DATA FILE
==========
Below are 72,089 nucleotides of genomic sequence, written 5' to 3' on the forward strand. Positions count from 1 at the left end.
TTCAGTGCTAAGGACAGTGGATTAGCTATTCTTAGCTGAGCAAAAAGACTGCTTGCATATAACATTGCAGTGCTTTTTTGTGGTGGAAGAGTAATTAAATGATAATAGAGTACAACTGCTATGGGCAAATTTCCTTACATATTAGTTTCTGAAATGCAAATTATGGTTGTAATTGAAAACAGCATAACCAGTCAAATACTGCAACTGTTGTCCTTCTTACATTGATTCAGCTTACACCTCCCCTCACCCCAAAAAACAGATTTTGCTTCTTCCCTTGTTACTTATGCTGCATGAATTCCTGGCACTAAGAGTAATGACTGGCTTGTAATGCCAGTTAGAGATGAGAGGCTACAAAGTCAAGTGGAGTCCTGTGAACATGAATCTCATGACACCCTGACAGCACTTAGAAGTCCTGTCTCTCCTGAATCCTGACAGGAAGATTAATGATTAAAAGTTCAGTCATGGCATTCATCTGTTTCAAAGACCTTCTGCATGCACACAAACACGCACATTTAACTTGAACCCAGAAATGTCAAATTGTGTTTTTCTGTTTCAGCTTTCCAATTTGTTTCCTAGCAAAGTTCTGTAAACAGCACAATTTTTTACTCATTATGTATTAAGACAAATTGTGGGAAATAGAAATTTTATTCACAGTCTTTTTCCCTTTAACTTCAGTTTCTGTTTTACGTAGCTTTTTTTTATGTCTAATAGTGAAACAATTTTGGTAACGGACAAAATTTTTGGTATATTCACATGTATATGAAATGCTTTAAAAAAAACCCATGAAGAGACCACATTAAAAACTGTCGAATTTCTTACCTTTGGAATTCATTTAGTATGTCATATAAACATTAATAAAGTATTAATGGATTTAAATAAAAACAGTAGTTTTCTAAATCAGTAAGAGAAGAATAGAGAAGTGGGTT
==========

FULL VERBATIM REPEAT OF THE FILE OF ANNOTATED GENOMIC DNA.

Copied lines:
Below are 72,089 nucleotides of genomic sequence, written 5' to 3' on the forward strand. Positions count from 1 at the left end.
TTCAGTGCTAAGGACAGTGGATTAGCTATTCTTAGCTGAGCAAAAAGACTGCTTGCATATAACATTGCAGTGCTTTTTTGTGGTGGAAGAGTAATTAAATGATAATAGAGTACAACTGCTATGGGCAAATTTCCTTACATATTAGTTTCTGAAATGCAAATTATGGTTGTAATTGAAAACAGCATAACCAGTCAAATACTGCAACTGTTGTCCTTCTTACATTGATTCAGCTTACACCTCCCCTCACCCCAAAAAACAGATTTTGCTTCTTCCCTTGTTACTTATGCTGCATGAATTCCTGGCACTAAGAGTAATGACTGGCTTGTAATGCCAGTTAGAGATGAGAGGCTACAAAGTCAAGTGGAGTCCTGTGAACATGAATCTCATGACACCCTGACAGCACTTAGAAGTCCTGTCTCTCCTGAATCCTGACAGGAAGATTAATGATTAAAAGTTCAGTCATGGCATTCATCTGTTTCAAAGACCTTCTGCATGCACACAAACACGCACATTTAACTTGAACCCAGAAATGTCAAATTGTGTTTTTCTGTTTCAGCTTTCCAATTTGTTTCCTAGCAAAGTTCTGTAAACAGCACAATTTTTTACTCATTATGTATTAAGACAAATTGTGGGAAATAGAAATTTTATTCACAGTCTTTTTCCCTTTAACTTCAGTTTCTGTTTTACGTAGCTTTTTTTTATGTCTAATAGTGAAACAATTTTGGTAACGGACAAAATTTTTGGTATATTCACATGTATATGAAATGCTTTAAAAAAAACCCATGAAGAGACCACATTAAAAACTGTCGAATTTCTTACCTTTGGAATTCATTTAGTATGTCATATAAACATTAATAAAGTATTAATGGATTTAAATAAAAACAGTAGTTTTCTAAATCAGTAAGAGAAGAATAGAGAAGTGGGTT